Satellite-to-Ground Quantum Key Distribution

Abstract

Quantum key distribution (QKD) uses individual light quanta in quantum superposition states to guarantee unconditional communication security between distant parties. In practice, the achievable distance for QKD has been limited to a few hundred kilometers, due to the channel loss of fibers or terrestrial free space that exponentially reduced the photon rate. Satellite-based QKD promises to establish a global-scale quantum network by exploiting the negligible photon loss and decoherence in the empty out space. Here, we develop and launch a low-Earth-orbit satellite to implement decoy-state QKD with over kHz key rate from the satellite to ground over a distance up to 1200 km, which is up to 20 orders of magnitudes more efficient than that expected using an optical fiber (with 0.2 dB/km loss) of the same length. The establishment of a reliable and efficient space-to-ground link for faithful quantum state transmission constitutes a key milestone for global-scale quantum networks.

Introduction

Private and secure communications are fundamental human needs. Traditional public key cryptography usually relies on the perceived computational intractability of certain mathematical functions. In contrast, quantum key distribution (QKD)1 proposed in the mid-1980s—the best known example of quantum cryptographic tasks—is a radical new way to offer an information-theoretically secure solution to the key exchange problem, ensured by the laws of quantum physics. QKD allows two distant users, who do not share a long secret key initially, to produce a common, random string of secret bits, called a secret key. Using the one-time pad encryption, this key is proven to be secure by Shannon2 to encrypt (and decrypt) a message, which can then be transmitted over a standard communication channel. In the QKD, the information is encoded in the superposition states of physical carriers at single-quantum level, where photons, the fastest flying qubits with their intrinsic robustness to decoherence and ease of control, are usually used. Any eavesdropper on the quantum channel attempting to gain information of the key will inevitably introduce disturbance to the system, and can be detected by the communicating users.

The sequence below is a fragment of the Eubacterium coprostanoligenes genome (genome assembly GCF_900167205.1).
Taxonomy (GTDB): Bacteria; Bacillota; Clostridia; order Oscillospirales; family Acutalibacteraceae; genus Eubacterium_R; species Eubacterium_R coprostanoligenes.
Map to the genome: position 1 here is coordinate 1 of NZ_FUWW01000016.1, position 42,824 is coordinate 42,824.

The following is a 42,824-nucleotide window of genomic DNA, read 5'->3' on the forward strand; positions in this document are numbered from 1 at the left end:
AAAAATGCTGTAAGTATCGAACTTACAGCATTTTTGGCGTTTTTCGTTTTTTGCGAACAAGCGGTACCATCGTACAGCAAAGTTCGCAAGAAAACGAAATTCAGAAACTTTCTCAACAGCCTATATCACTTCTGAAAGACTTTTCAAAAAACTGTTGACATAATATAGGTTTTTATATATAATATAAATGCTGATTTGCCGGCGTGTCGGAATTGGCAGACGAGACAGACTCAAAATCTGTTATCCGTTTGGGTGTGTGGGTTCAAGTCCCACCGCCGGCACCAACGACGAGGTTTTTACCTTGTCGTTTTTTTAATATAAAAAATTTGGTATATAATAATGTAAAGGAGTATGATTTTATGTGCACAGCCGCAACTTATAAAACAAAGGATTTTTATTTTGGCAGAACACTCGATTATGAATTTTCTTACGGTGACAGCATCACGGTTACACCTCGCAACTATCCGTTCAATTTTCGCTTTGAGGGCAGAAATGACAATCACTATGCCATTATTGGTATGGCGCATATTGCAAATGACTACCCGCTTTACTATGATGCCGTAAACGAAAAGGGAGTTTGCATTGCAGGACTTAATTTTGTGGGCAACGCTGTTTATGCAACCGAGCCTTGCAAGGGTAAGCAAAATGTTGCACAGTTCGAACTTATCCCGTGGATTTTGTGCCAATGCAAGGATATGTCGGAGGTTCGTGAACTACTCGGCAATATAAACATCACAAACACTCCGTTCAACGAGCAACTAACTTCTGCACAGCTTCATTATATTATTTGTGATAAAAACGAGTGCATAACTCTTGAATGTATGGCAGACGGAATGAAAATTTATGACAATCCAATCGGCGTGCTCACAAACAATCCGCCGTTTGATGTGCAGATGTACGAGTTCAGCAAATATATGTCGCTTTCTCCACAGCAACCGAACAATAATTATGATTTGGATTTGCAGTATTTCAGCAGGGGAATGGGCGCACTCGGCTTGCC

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Original article: Satellite-to-Ground Quantum Key Distribution

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